For the first time since the Great Recession, the nation's gross domestic product contracted in the fourth quarter, declining 0.1% and falling well short of expectations, the Commerce Department said Wednesday.
GDP, the broadest measure of the nation's economic health, had climbed 3.1% in the third quarter. The consensus for Q4 GDP was 1% growth.
The first decrease in GDP in 3 1/2 years resulted largely from a steep decline in military spending with sequestration looming and lower company inventories as businesses curtailed investments and expansions amid fiscal cliff fears and higher taxes.
Some economists also pointed to Superstorm Sandy, budget battles and debt ceiling debates as additional culprits.
"It's hard to see the economy really kicking into higher gear until we're further down the line and have more of a chance to digest tax increases and the spending cuts that are coming,"
Moody Analytics chief economist Mark Zandi said in a call with reporters.
For all of 2012, the Commerce Department said, the U.S. economy grew at a rate of 2.2%, up from 1.8% the previous year, but down from 2.4% in 2010.
Economists agree a healthy GDP falls somewhere between 2% and 3%.
The decline in the GDP notwithstanding, the Commerce Department report also included some positive signs about the economy.
Taking Pentagon cuts and the slowdown in business spending out of the equation, fourth-quarter GDP growth would have been around 2.5%, approaching Q3's rate of 3.1%. The third quarter got a boost from businesses stockpiling inventory and a 13% increase in defense spending.
Speaking of the Q4 GDP, Paul Edelstein, director of financial economics at IHS Global Insight in Lexington, MA, told Bloomberg News, "The number isn't as bad as it looks. This really was a story about a payback in national defense spending. Consumer spending growth picked up, fixed investment was fairly strong."
Consumer spending, which accounts for as much as 70% of the U.S. economy and is the dominant driver of growth, advanced 2.2% in Q4, up from 1.6% and 1.5% for the third and second quarters, respectively.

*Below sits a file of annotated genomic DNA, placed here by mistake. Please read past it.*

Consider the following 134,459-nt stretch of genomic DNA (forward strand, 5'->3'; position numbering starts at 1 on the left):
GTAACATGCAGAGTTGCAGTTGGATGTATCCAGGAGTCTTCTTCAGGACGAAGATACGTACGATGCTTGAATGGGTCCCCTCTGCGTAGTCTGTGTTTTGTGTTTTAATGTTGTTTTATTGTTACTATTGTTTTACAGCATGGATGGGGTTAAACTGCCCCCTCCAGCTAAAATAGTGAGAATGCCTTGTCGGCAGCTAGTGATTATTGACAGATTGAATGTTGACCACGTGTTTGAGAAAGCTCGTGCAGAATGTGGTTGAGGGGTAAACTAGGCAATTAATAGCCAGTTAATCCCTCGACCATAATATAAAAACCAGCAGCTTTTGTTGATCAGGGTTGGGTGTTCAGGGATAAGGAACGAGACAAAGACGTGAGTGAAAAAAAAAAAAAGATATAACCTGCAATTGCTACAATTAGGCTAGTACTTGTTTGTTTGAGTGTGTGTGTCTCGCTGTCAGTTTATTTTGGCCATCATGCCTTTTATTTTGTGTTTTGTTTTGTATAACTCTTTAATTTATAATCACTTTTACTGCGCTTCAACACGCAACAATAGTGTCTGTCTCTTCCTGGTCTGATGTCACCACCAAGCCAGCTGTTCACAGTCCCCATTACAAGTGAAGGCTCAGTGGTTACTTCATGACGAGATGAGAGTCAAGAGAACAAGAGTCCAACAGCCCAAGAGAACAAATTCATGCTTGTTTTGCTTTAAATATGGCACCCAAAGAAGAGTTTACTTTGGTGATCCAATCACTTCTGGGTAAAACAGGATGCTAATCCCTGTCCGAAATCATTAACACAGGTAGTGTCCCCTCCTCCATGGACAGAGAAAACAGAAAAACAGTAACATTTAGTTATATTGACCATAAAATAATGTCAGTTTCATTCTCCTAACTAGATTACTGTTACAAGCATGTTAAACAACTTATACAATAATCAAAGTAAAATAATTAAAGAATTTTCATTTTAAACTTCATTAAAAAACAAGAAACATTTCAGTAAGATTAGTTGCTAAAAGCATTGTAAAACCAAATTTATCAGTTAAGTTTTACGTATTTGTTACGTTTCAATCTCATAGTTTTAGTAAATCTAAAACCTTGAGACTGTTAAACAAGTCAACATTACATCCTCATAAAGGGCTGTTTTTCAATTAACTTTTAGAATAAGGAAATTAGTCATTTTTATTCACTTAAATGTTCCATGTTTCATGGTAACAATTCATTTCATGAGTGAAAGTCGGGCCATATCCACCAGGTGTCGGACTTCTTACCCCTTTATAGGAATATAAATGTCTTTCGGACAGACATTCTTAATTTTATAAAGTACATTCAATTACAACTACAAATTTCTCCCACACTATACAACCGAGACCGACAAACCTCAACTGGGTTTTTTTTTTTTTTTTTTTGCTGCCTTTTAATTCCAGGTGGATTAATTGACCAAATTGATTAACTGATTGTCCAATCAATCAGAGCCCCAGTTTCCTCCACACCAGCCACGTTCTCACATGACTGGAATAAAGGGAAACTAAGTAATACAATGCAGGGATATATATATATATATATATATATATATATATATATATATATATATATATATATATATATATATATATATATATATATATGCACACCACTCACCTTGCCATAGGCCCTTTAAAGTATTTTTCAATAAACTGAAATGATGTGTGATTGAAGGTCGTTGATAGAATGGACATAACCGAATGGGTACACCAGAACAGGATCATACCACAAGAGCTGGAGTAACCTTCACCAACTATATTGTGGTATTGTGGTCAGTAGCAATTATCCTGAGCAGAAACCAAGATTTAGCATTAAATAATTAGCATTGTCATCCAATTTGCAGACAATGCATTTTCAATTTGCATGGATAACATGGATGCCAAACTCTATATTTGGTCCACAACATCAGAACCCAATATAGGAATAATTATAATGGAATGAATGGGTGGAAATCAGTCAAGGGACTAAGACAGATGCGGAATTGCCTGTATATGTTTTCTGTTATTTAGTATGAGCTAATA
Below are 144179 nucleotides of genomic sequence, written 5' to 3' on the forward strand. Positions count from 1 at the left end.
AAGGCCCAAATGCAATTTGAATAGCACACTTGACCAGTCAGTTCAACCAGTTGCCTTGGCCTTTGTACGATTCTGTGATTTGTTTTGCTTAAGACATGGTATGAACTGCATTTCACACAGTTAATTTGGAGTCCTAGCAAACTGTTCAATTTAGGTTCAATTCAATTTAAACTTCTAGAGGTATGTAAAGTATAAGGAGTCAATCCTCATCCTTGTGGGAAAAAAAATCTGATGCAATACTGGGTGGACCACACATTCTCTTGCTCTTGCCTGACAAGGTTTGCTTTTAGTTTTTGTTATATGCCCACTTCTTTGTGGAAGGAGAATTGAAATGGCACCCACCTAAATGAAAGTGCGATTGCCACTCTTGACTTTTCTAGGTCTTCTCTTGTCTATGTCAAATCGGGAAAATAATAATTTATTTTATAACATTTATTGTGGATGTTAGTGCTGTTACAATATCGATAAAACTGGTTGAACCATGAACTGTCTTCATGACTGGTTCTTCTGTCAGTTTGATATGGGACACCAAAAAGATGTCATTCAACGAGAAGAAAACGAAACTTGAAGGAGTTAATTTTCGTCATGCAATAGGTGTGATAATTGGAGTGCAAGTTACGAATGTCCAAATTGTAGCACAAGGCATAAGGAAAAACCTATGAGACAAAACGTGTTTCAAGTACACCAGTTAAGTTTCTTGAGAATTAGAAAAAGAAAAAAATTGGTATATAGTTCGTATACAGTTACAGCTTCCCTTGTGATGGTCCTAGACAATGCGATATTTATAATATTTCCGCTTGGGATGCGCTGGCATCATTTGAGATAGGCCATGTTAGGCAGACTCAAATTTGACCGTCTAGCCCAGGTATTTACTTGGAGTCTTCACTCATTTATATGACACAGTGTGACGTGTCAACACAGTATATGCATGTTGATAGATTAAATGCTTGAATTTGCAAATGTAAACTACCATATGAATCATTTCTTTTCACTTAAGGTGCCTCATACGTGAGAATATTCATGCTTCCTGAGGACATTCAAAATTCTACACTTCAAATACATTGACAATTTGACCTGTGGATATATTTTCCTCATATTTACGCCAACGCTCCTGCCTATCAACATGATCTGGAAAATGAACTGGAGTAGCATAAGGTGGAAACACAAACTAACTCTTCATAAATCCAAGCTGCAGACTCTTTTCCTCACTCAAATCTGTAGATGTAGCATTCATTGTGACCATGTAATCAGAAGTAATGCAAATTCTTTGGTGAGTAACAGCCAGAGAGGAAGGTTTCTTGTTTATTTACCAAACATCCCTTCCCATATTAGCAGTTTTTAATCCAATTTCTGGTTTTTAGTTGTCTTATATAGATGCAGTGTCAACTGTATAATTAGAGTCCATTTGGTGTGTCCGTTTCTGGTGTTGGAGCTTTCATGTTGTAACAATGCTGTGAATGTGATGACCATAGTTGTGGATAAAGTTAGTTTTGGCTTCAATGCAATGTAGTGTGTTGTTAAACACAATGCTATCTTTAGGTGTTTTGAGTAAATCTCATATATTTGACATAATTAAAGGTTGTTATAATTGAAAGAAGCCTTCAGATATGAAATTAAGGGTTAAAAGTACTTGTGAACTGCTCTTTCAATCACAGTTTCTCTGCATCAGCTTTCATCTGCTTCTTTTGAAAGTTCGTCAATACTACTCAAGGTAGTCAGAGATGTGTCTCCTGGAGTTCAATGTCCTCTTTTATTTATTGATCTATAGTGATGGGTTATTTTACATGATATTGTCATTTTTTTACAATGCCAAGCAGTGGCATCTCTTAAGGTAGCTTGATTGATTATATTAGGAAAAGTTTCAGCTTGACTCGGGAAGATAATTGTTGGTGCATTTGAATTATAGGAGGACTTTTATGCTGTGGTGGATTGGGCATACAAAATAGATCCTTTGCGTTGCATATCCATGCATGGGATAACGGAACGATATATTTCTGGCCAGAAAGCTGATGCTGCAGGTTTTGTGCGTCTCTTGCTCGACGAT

However, it's yet to be seen how consumers will respond to the end of the Payroll Tax Holiday. The tax increase will cut paychecks this year by about 2%, meaning someone earning $50,000 a year will have about $1,000 less in disposable income.
In a sign Americans are already feeling the pinch from less take-home pay, a key measure of consumer confidence tumbled in January, the Conference Board reported.Private Sector and Defense Spending
A sharp decline in government spending had the biggest impact on Q4 GDP.
After a vigorous 3.9% increase in the third quarter, government spending shrank 6.6% in Q4, mostly due to a 22.2% drop in defense outlays. For Q3, by contrast, defense spending had spiked 12.9%.
In preparation for possible across-the-board spending cuts that could force the Defense Department to cut spending $43 billion over seven months, the military has already laid of thousands of temporary workers, implemented hiring freezes and canceled some ship repairs. The department also has warned employees to expect furloughs.
Plus, the Pentagon is currently running on funds allocated from the Treasury via "extraordinary measures" instead of a congressionally approved budget plan as lawmakers wrangle over raising the debt ceiling.
Private sector investment also dropped in the fourth-quarter, by 0.6%, the first decline in seven quarters, a result of less spending on office buildings, warehouses and other business infrastructure.
Lower inventory investment clipped 1.27 percentage points off the Q4 GDP, a result of companies piling up inventories in the third quarter and slower production in the final quarter as businesses rebalanced.
Also weighing on business growth was the slump in exports (down 5.7%), which fell faster than imports (down 3.2%).
Resilient markets shrugged off the weak and disappointing GDP number, anticipating the decline is temporary. With less than an hour left in the trading session, all three major indexes were little changed.
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